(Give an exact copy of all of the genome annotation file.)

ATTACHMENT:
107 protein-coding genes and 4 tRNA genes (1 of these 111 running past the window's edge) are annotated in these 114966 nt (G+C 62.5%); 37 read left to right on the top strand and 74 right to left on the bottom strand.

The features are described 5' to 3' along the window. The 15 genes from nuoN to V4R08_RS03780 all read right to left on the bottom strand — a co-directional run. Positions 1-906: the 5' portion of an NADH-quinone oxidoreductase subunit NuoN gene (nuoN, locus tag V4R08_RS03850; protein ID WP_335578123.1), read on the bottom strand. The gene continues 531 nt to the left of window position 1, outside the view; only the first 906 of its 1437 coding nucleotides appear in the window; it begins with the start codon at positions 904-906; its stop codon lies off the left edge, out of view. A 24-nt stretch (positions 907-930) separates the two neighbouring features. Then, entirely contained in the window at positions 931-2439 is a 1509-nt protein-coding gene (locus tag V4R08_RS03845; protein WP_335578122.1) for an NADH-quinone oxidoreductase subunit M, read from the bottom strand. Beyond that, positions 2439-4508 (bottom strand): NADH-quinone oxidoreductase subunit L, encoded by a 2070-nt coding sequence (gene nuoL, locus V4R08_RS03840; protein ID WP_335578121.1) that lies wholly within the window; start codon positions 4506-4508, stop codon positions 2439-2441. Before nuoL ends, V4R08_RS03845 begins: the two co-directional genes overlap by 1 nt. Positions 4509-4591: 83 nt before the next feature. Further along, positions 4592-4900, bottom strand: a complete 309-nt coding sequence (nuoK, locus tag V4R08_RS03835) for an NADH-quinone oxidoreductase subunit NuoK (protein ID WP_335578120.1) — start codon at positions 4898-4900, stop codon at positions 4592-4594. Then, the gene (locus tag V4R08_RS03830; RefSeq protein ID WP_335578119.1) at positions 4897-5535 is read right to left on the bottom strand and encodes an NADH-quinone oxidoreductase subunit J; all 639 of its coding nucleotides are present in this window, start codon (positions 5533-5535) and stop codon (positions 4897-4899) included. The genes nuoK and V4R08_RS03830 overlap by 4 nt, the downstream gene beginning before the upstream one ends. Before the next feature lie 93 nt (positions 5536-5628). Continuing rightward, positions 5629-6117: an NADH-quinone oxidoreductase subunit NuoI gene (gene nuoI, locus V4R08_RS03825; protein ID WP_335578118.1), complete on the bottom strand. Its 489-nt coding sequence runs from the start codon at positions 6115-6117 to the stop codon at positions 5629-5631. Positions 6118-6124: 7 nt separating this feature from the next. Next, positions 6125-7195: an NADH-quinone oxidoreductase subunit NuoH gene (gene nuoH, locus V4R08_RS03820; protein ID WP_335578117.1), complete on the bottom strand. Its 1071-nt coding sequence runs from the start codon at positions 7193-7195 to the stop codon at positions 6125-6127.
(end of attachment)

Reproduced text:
107 protein-coding genes and 4 tRNA genes (1 of these 111 running past the window's edge) are annotated in these 114966 nt (G+C 62.5%); 37 read left to right on the top strand and 74 right to left on the bottom strand.

The features are described 5' to 3' along the window. The 15 genes from nuoN to V4R08_RS03780 all read right to left on the bottom strand — a co-directional run. Positions 1-906: the 5' portion of an NADH-quinone oxidoreductase subunit NuoN gene (nuoN, locus tag V4R08_RS03850; protein ID WP_335578123.1), read on the bottom strand. The gene continues 531 nt to the left of window position 1, outside the view; only the first 906 of its 1437 coding nucleotides appear in the window; it begins with the start codon at positions 904-906; its stop codon lies off the left edge, out of view. A 24-nt stretch (positions 907-930) separates the two neighbouring features. Then, entirely contained in the window at positions 931-2439 is a 1509-nt protein-coding gene (locus tag V4R08_RS03845; protein WP_335578122.1) for an NADH-quinone oxidoreductase subunit M, read from the bottom strand. Beyond that, positions 2439-4508 (bottom strand): NADH-quinone oxidoreductase subunit L, encoded by a 2070-nt coding sequence (gene nuoL, locus V4R08_RS03840; protein ID WP_335578121.1) that lies wholly within the window; start codon positions 4506-4508, stop codon positions 2439-2441. Before nuoL ends, V4R08_RS03845 begins: the two co-directional genes overlap by 1 nt. Positions 4509-4591: 83 nt before the next feature. Further along, positions 4592-4900, bottom strand: a complete 309-nt coding sequence (nuoK, locus tag V4R08_RS03835) for an NADH-quinone oxidoreductase subunit NuoK (protein ID WP_335578120.1) — start codon at positions 4898-4900, stop codon at positions 4592-4594. Then, the gene (locus tag V4R08_RS03830; RefSeq protein ID WP_335578119.1) at positions 4897-5535 is read right to left on the bottom strand and encodes an NADH-quinone oxidoreductase subunit J; all 639 of its coding nucleotides are present in this window, start codon (positions 5533-5535) and stop codon (positions 4897-4899) included. The genes nuoK and V4R08_RS03830 overlap by 4 nt, the downstream gene beginning before the upstream one ends. Before the next feature lie 93 nt (positions 5536-5628). Continuing rightward, positions 5629-6117: an NADH-quinone oxidoreductase subunit NuoI gene (gene nuoI, locus V4R08_RS03825; protein ID WP_335578118.1), complete on the bottom strand. Its 489-nt coding sequence runs from the start codon at positions 6115-6117 to the stop codon at positions 5629-5631. Positions 6118-6124: 7 nt separating this feature from the next. Next, positions 6125-7195: an NADH-quinone oxidoreductase subunit NuoH gene (gene nuoH, locus V4R08_RS03820; protein ID WP_335578117.1), complete on the bottom strand. Its 1071-nt coding sequence runs from the start codon at positions 7193-7195 to the stop codon at positions 6125-6127.